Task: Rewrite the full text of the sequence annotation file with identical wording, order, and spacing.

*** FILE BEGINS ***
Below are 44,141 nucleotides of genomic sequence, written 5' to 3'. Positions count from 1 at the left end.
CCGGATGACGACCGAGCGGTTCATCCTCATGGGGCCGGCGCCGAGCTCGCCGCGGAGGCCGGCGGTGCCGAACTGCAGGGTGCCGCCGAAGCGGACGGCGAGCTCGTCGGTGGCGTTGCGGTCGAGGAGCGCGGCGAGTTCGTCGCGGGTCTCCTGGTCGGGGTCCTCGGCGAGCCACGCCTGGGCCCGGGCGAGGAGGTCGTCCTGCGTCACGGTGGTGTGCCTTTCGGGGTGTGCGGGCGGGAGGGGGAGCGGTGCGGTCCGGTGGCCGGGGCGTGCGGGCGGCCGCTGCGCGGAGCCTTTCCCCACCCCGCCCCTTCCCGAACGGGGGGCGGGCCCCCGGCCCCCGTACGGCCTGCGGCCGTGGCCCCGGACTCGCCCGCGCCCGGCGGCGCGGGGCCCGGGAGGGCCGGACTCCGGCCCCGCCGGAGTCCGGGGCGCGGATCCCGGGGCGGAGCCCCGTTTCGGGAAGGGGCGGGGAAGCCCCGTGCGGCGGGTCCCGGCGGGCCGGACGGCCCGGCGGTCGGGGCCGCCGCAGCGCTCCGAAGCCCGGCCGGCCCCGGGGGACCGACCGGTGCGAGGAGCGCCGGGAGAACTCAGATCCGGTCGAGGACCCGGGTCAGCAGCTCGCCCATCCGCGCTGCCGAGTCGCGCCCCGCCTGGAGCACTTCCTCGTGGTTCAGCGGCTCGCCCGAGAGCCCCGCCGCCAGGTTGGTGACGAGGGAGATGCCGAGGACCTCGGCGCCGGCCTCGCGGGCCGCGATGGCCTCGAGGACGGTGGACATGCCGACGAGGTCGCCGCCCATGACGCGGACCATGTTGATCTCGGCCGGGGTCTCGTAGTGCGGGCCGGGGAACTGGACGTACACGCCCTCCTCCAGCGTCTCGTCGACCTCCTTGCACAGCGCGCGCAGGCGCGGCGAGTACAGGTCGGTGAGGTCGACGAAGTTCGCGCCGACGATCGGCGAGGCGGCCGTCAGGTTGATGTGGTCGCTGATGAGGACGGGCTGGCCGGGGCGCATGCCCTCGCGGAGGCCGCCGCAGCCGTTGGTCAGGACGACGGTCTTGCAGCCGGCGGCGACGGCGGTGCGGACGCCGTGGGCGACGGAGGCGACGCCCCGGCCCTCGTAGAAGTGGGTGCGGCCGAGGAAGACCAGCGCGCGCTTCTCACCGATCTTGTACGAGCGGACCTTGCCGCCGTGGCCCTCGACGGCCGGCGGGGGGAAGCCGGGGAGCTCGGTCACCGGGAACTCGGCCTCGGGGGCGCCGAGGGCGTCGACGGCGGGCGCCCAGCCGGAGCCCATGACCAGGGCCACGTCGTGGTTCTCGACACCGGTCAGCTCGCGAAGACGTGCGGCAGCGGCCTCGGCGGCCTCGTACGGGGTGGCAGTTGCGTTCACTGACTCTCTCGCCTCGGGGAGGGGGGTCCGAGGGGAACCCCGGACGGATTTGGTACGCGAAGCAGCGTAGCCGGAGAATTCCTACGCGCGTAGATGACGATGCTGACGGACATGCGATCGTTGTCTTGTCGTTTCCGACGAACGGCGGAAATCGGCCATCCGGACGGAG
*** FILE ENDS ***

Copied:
Below are 44,141 nucleotides of genomic sequence, written 5' to 3'. Positions count from 1 at the left end.
CCGGATGACGACCGAGCGGTTCATCCTCATGGGGCCGGCGCCGAGCTCGCCGCGGAGGCCGGCGGTGCCGAACTGCAGGGTGCCGCCGAAGCGGACGGCGAGCTCGTCGGTGGCGTTGCGGTCGAGGAGCGCGGCGAGTTCGTCGCGGGTCTCCTGGTCGGGGTCCTCGGCGAGCCACGCCTGGGCCCGGGCGAGGAGGTCGTCCTGCGTCACGGTGGTGTGCCTTTCGGGGTGTGCGGGCGGGAGGGGGAGCGGTGCGGTCCGGTGGCCGGGGCGTGCGGGCGGCCGCTGCGCGGAGCCTTTCCCCACCCCGCCCCTTCCCGAACGGGGGGCGGGCCCCCGGCCCCCGTACGGCCTGCGGCCGTGGCCCCGGACTCGCCCGCGCCCGGCGGCGCGGGGCCCGGGAGGGCCGGACTCCGGCCCCGCCGGAGTCCGGGGCGCGGATCCCGGGGCGGAGCCCCGTTTCGGGAAGGGGCGGGGAAGCCCCGTGCGGCGGGTCCCGGCGGGCCGGACGGCCCGGCGGTCGGGGCCGCCGCAGCGCTCCGAAGCCCGGCCGGCCCCGGGGGACCGACCGGTGCGAGGAGCGCCGGGAGAACTCAGATCCGGTCGAGGACCCGGGTCAGCAGCTCGCCCATCCGCGCTGCCGAGTCGCGCCCCGCCTGGAGCACTTCCTCGTGGTTCAGCGGCTCGCCCGAGAGCCCCGCCGCCAGGTTGGTGACGAGGGAGATGCCGAGGACCTCGGCGCCGGCCTCGCGGGCCGCGATGGCCTCGAGGACGGTGGACATGCCGACGAGGTCGCCGCCCATGACGCGGACCATGTTGATCTCGGCCGGGGTCTCGTAGTGCGGGCCGGGGAACTGGACGTACACGCCCTCCTCCAGCGTCTCGTCGACCTCCTTGCACAGCGCGCGCAGGCGCGGCGAGTACAGGTCGGTGAGGTCGACGAAGTTCGCGCCGACGATCGGCGAGGCGGCCGTCAGGTTGATGTGGTCGCTGATGAGGACGGGCTGGCCGGGGCGCATGCCCTCGCGGAGGCCGCCGCAGCCGTTGGTCAGGACGACGGTCTTGCAGCCGGCGGCGACGGCGGTGCGGACGCCGTGGGCGACGGAGGCGACGCCCCGGCCCTCGTAGAAGTGGGTGCGGCCGAGGAAGACCAGCGCGCGCTTCTCACCGATCTTGTACGAGCGGACCTTGCCGCCGTGGCCCTCGACGGCCGGCGGGGGGAAGCCGGGGAGCTCGGTCACCGGGAACTCGGCCTCGGGGGCGCCGAGGGCGTCGACGGCGGGCGCCCAGCCGGAGCCCATGACCAGGGCCACGTCGTGGTTCTCGACACCGGTCAGCTCGCGAAGACGTGCGGCAGCGGCCTCGGCGGCCTCGTACGGGGTGGCAGTTGCGTTCACTGACTCTCTCGCCTCGGGGAGGGGGGTCCGAGGGGAACCCCGGACGGATTTGGTACGCGAAGCAGCGTAGCCGGAGAATTCCTACGCGCGTAGATGACGATGCTGACGGACATGCGATCGTTGTCTTGTCGTTTCCGACGAACGGCGGAAATCGGCCATCCGGACGGAG